The Kookaburras are human.
It is not something we have often seen at the Commonwealth Games, where they have won all six gold medals in the competition’s history.
But they almost missed the gold medal match, after an aggressive, inspired, and amped-up England side threatened to pull off an incredible upset.
The Kookaburras sailed through the pool stage, as they so often do, racking up big score lines and making big statements.
It was different against the Englishmen.
They smothered the world’s top-ranked team and stifled their flow.
They walked a fine line, and at times stepped over it too, receiving two yellow cards and a green card during the game.
“You play the Aussies, they come out hard, they look to throw punches, to knock you down, and kill the game,” England captain Zach Wallace said.
“The plan was to go out and throw punches back, and we did that. We got them running the other way. I just went at them, it was like a boxing match.”
If it went to a points decision, it might have gone in England’s favor, but the Kookaburras found a way to land the knockout blow, and come back from 2-0 down, to win 3-2.
Kookaburras grind to ‘ugly’ win
The hosts started with intent and looked especially dangerous on the counterattack.
Phil Roper put them ahead in the first quarter, then a penalty stroke in the second quarter saw Wallace give them a 2-0 lead.
“They play a bit different, a bit more of a marking team, so they definitely put us under pressure early,” Kookaburra midfielder Daniel Beale said.
“Ideally, we don’t like to go two goals down that early in the game. (But) we trust in this group to be able to come back from anywhere.”
And the comeback arrived, in a slow, measured grind, rather than in a blaze of glory.
“Things don’t go your way, you have to crawl your way out, fight a little bit, you probably need a bit of luck” co-captain Eddie Ockenden said.
“I didn’t question that we would be able to do it. It’s not like we got on a big run, we just had to edge our way through a bit of attrition.”
“They started the game very well, and we were certainly on the backfoot,” Kookaburra coach Colin Batch said.
“I think they got a lot of confidence from that situation, so it was a huge challenge just to get up to our level and it took a long time to get there.”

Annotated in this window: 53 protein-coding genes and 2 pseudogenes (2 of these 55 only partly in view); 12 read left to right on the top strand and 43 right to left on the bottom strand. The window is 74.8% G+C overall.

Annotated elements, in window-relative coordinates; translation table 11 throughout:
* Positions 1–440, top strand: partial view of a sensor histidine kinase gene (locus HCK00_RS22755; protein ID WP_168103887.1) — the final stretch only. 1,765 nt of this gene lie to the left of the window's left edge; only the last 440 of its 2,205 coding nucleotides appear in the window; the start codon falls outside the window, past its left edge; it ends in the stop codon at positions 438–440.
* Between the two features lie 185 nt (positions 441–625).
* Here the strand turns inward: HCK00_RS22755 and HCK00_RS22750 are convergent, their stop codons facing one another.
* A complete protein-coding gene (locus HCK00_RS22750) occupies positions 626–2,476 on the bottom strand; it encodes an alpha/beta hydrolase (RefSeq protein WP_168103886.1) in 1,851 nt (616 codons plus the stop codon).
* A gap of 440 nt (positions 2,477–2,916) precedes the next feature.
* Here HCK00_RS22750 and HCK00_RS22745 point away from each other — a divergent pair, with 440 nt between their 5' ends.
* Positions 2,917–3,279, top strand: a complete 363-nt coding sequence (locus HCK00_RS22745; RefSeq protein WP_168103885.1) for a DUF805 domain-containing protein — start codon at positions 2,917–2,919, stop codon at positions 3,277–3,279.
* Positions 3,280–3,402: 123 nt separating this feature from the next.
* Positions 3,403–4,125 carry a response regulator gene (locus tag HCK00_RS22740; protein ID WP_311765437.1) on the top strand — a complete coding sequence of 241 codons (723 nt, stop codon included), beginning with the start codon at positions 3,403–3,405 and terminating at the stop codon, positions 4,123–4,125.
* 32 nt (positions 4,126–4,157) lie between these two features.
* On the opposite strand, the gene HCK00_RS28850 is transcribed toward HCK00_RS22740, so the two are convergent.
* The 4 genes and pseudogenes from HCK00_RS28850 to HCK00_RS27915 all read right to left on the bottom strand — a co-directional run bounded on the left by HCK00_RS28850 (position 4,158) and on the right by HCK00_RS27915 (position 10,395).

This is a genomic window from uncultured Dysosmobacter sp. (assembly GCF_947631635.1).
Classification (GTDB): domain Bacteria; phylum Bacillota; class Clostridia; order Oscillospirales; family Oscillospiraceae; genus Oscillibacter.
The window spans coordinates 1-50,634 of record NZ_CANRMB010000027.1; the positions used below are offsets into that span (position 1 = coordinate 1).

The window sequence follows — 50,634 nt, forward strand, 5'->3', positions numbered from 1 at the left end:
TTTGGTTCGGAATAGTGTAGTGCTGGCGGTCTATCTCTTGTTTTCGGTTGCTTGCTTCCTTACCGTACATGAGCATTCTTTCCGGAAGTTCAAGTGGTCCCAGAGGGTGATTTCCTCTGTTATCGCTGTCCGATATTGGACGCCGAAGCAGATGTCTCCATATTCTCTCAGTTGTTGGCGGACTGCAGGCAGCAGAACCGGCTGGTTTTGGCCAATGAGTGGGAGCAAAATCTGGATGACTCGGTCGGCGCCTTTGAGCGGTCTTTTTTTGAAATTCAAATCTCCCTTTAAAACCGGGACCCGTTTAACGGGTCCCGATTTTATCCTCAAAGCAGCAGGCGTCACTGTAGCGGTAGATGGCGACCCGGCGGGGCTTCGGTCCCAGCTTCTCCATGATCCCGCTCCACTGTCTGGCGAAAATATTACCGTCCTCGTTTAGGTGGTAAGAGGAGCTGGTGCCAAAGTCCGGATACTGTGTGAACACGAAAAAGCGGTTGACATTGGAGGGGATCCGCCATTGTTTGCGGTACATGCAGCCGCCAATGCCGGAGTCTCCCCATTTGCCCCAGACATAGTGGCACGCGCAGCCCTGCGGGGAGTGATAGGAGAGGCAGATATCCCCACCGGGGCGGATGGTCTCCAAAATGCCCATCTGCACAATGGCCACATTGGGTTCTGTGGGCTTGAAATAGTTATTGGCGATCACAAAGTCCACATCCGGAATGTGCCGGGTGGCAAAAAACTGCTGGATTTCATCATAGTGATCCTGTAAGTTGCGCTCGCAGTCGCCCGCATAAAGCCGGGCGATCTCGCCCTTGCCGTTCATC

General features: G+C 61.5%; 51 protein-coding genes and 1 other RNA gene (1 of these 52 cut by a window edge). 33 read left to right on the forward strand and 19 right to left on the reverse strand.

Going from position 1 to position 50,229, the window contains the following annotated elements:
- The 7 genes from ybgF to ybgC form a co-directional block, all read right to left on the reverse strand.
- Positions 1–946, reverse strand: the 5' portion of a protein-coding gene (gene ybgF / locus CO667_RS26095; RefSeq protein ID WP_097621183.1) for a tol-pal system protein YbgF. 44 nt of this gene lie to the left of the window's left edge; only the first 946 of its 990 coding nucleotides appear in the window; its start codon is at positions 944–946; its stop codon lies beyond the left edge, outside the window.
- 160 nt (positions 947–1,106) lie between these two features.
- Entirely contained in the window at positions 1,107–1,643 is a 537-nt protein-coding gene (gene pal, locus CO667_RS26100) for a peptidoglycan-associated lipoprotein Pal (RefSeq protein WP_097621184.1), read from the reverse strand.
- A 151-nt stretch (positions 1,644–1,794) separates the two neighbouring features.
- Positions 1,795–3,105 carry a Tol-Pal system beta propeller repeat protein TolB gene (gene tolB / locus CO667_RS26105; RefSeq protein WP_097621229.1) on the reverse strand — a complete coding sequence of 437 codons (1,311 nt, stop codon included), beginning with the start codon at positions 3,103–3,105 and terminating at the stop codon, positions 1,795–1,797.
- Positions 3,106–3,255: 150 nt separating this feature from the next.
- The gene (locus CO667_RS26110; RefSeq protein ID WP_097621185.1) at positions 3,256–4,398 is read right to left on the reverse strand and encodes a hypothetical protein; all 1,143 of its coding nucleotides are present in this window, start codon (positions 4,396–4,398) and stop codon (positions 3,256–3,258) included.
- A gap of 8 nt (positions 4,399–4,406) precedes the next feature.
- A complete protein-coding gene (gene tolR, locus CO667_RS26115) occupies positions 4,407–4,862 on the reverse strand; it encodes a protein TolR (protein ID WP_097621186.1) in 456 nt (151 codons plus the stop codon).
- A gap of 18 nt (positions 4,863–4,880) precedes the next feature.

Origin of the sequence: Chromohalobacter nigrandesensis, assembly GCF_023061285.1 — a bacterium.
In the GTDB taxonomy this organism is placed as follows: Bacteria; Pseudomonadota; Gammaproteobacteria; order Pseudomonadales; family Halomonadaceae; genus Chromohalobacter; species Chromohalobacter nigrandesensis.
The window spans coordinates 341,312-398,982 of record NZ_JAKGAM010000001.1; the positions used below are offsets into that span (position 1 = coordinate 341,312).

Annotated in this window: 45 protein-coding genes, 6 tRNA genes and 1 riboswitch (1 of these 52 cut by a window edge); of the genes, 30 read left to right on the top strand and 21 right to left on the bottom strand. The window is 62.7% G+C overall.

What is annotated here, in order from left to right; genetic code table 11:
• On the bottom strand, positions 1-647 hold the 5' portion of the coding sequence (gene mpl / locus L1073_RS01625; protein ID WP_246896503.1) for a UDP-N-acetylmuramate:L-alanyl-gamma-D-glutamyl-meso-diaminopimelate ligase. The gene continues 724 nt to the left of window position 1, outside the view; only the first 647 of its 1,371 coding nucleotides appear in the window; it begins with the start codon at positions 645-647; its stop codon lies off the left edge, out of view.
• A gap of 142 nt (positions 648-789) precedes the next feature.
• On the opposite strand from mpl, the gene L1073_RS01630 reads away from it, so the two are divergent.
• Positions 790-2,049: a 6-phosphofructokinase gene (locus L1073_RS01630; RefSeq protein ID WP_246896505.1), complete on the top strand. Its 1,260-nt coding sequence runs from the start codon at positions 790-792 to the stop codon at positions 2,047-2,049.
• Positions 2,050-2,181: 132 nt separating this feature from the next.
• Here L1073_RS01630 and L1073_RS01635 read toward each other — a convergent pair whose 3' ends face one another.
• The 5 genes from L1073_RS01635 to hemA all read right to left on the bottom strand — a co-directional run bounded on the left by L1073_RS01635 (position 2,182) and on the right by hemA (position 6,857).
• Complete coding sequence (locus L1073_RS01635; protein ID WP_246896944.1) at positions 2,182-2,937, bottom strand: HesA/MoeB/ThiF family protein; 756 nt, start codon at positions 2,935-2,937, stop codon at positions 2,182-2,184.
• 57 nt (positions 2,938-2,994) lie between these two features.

One of the Kookaburras’ most reliable sources for goals, Blake Govers, again delivered when needed from a penalty corner to make it 2-1 at half-time.
And Jacob Anderson’s tomahawk drew them level, but the winning goal was the most contentious.
Anderson took a quick free hit to penetrate the circle, and Beale capitalized to score.
It was reviewed to see whether Anderson had stopped the ball dead before taking the hit, and the goal stood.
“Probably one of the more timely goals in my career, very glad to put that one in the net and for the referral to stand,” Beale said.
England raided the Kookaburras in the final minutes, even substituting their goalkeeper for an extra field player to try and force a shootout.
And while overall the Kookaburras weren’t at their best, they still produced what was required when needed.
There were crucial saves from goalkeeper Andrew Charter, Flynn Ogilvy alert on the post to bat away an attempt off a penalty corner, Jeremy Hayward blocking a shot on goal at the death, and Ockenden an overall calming presence to take the sting out of England’s bite .
The celebrations, or lack thereof, said a lot at the end of the match too.
As some England players slumped to the ground in despair, the Australians smiled, hugged, and high-fived, but there were no wild celebrations befitting a semi-final win.
“We didn’t play our best but you can win ugly as well and that’s a good sign for us,” said Govers.
The Kookaburras are accustomed to gold, and on the final day of the Games, they get a shot at it once again, when they face India in the decider.